Middlemas said that she plans to look back at budgets from previous years and see what money was allocated to each event.“Far too often RSOs get cut on funding and we don’t listen to what the students want.”

Scheidt wants to continue working with financial aid office to host events and find ways to pull more scholarships from local Savannah facilities/businesses.

Following the treasurers’ debate, vice presidential candidates Miguel Rodriguez and Henry Laxson took to the platform to begin theirs.

Laxson started the discussion with the communication and promotion, or lack there of, for events and organizations on campus. He believes that publicity and communication are keys to having an involved population. “What we do right now is hang up fliers and hope to God that (students) see the fliers and attend events,” Laxson said. He further explained the importance of personally engaging with students and making them aware of these events.

Rodriguez began by stating that more funding is needed for organizations. “Information distribution to organizations on how to apply for funds is important.” The discussion then transitioned to school spirit and what each candidate plans to do to improve attendance at club and sporting events.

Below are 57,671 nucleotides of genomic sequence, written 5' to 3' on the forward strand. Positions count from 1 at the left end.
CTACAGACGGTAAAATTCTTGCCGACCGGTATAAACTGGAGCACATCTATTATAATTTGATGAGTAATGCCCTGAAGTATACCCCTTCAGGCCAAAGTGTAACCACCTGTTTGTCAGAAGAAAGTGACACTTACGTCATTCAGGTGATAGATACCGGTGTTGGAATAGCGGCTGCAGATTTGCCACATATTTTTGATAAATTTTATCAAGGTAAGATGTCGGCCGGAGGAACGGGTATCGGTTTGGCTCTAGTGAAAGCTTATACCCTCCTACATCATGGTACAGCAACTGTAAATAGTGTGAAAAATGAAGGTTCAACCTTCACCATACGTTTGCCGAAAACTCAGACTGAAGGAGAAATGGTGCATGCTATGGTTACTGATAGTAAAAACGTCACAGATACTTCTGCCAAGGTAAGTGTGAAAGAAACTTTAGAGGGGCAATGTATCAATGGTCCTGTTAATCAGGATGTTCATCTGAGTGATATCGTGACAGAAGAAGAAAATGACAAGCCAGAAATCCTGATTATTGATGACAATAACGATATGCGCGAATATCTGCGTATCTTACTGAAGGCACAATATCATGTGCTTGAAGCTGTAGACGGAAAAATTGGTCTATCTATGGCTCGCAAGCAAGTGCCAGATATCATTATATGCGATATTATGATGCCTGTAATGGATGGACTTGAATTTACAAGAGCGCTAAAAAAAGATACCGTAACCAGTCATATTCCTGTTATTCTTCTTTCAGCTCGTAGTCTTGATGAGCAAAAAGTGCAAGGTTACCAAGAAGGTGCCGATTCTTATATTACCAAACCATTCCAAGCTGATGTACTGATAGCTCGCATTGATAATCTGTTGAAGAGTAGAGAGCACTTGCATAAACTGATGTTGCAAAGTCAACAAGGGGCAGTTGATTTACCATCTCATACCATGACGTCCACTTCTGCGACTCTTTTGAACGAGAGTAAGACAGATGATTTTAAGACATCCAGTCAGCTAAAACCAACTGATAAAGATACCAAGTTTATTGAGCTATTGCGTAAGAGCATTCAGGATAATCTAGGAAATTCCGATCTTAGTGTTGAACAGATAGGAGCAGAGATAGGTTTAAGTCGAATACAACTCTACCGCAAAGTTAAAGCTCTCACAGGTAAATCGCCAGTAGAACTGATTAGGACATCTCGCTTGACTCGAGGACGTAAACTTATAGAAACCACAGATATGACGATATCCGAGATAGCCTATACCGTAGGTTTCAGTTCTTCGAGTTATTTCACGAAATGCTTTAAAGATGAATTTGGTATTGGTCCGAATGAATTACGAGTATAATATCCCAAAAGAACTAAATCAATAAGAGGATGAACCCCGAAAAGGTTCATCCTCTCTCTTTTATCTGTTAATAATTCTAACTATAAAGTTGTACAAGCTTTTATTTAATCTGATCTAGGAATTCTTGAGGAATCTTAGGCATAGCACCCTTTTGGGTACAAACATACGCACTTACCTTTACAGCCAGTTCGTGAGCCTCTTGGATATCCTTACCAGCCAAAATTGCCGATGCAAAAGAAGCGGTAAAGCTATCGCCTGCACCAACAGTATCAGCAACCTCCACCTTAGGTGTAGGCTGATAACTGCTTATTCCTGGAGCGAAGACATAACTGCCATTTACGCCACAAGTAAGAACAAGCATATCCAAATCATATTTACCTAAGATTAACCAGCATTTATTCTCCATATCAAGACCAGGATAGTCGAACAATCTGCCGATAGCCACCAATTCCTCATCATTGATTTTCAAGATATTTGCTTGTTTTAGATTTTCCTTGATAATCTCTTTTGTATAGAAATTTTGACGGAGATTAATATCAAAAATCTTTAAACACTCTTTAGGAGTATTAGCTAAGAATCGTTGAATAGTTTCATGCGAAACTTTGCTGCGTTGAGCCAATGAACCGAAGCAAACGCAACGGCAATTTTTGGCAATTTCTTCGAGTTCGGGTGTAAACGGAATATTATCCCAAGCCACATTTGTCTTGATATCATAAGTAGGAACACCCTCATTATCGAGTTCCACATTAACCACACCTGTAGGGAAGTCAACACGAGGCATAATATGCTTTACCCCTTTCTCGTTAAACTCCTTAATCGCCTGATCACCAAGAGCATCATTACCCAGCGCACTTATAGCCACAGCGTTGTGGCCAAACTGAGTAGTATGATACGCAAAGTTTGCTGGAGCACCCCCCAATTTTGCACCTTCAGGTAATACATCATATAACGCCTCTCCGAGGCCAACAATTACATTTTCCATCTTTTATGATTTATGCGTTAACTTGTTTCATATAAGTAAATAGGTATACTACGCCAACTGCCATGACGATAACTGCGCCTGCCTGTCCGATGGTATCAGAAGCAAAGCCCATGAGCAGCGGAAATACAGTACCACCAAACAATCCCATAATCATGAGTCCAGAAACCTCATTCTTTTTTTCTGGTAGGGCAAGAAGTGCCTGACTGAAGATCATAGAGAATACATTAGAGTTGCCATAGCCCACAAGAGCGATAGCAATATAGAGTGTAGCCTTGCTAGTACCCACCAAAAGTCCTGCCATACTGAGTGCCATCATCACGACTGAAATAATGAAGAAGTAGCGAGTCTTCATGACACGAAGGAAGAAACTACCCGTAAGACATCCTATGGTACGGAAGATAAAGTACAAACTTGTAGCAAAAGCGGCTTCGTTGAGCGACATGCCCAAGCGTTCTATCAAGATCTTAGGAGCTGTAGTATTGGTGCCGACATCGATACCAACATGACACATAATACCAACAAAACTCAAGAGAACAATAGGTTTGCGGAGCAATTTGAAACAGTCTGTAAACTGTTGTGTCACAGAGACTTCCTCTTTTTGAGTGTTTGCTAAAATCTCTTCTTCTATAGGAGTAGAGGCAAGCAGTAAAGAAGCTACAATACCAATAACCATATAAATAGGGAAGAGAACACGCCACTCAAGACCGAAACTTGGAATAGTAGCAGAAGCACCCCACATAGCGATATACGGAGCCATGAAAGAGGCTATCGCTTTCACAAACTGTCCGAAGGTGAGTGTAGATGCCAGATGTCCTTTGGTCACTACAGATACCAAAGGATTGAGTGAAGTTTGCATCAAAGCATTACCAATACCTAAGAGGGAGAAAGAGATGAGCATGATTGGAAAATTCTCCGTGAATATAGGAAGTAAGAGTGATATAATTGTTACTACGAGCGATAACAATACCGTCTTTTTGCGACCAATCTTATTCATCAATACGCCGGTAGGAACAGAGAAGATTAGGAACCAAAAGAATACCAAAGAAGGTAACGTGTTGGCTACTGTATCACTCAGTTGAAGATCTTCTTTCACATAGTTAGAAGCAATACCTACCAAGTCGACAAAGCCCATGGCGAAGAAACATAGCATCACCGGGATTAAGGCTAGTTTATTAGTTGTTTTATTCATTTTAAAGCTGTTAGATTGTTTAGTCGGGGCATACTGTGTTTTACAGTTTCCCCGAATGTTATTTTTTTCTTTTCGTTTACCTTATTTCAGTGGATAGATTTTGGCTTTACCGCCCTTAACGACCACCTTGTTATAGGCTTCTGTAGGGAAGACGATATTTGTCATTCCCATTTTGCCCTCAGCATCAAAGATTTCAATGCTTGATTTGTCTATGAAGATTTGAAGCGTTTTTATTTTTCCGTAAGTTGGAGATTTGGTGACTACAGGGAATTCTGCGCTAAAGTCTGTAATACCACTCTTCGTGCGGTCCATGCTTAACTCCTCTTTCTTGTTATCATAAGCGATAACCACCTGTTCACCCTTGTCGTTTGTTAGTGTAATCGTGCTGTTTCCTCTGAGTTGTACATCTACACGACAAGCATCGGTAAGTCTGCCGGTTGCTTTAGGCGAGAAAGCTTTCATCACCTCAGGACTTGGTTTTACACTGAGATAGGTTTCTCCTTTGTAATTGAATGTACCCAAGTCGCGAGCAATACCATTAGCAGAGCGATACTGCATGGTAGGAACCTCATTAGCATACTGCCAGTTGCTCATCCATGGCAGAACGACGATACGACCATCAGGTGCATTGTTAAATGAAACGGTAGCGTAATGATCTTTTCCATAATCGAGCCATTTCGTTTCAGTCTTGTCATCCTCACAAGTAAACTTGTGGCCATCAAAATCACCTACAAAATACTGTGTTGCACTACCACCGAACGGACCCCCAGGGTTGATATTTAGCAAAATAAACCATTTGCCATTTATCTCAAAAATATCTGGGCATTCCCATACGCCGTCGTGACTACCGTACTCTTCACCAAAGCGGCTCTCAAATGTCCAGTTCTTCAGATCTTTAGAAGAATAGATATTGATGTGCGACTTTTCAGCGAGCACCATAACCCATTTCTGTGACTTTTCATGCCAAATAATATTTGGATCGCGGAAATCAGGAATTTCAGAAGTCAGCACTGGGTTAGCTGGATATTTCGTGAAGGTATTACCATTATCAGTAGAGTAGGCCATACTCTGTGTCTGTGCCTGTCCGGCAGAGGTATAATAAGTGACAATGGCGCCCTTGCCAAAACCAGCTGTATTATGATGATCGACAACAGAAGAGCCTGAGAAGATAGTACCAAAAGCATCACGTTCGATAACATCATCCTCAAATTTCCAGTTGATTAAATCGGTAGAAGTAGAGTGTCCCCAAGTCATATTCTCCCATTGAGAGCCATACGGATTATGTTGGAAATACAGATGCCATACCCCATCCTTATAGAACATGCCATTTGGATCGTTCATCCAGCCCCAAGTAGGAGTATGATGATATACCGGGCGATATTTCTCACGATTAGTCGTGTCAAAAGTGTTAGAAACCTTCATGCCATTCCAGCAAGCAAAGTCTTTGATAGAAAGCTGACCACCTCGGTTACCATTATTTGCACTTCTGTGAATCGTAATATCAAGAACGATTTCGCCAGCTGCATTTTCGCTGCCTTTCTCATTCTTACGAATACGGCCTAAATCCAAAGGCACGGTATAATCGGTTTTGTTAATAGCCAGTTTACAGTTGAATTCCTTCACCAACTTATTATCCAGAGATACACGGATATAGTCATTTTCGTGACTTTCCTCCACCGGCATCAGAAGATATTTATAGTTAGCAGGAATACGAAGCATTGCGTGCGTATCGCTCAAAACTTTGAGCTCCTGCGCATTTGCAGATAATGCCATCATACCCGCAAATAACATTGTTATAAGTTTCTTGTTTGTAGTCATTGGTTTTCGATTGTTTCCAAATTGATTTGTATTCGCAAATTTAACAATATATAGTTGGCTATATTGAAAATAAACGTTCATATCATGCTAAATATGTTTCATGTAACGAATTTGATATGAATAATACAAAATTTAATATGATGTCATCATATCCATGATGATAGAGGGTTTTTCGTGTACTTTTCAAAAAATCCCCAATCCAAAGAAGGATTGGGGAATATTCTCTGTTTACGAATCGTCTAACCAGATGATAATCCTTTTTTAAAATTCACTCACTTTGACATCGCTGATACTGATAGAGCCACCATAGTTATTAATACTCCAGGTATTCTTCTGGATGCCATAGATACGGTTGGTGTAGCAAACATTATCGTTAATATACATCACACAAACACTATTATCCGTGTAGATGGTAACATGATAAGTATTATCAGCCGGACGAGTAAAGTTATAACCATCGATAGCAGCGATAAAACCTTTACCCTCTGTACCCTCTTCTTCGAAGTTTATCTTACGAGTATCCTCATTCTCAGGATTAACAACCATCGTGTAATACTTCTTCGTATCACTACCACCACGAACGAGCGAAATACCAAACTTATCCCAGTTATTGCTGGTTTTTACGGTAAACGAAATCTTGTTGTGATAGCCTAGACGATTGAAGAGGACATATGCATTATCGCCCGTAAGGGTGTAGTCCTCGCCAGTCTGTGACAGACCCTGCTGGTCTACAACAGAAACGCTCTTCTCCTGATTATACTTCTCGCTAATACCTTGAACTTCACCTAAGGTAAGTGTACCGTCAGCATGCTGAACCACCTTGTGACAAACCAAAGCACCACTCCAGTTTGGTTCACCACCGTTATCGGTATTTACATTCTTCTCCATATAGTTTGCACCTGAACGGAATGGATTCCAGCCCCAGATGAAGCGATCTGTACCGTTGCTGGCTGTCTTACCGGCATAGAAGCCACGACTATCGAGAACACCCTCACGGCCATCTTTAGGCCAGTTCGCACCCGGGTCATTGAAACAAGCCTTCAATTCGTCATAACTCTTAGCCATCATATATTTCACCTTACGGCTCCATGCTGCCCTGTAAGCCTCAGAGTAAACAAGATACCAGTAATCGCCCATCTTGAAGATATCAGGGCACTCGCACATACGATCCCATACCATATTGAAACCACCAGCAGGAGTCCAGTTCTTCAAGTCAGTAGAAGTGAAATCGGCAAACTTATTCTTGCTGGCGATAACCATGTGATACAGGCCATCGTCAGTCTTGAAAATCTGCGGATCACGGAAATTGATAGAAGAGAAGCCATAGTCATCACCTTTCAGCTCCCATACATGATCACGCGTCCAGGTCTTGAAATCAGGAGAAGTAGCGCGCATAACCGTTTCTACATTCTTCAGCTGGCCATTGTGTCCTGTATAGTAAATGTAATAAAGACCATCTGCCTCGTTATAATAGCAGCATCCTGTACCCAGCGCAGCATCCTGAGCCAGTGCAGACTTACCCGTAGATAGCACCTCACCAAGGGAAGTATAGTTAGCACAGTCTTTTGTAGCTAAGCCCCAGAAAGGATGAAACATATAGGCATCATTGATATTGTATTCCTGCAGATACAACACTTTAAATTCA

“Being part of greek life, we have this issue with recruiting students that are commuters,” Rodriguez said. “One of the big things our campaign is promoting is a free hour where no one has class. In this time we would hold events with all organizations present and have them publicize themselves.” He went on to say that organizations working with each other could potentially attract more students.

When asked how they would work with administration to advocate for students, Laxson replied, “The administrators aren’t voting for me, the students are. The students play a big part in what happens here.” He explained that administrators will get stuff done if you talk with them.

“I would definitely try to meet with them every time I can to show them the facts, what the senate is voting for, and what the students want,” Rodriguez said.

The presidential debate was the final debate of the night, and was between Ellie Marisol Estrada and Matthias Downs.

The debate kicked off with the topic of student meal plans.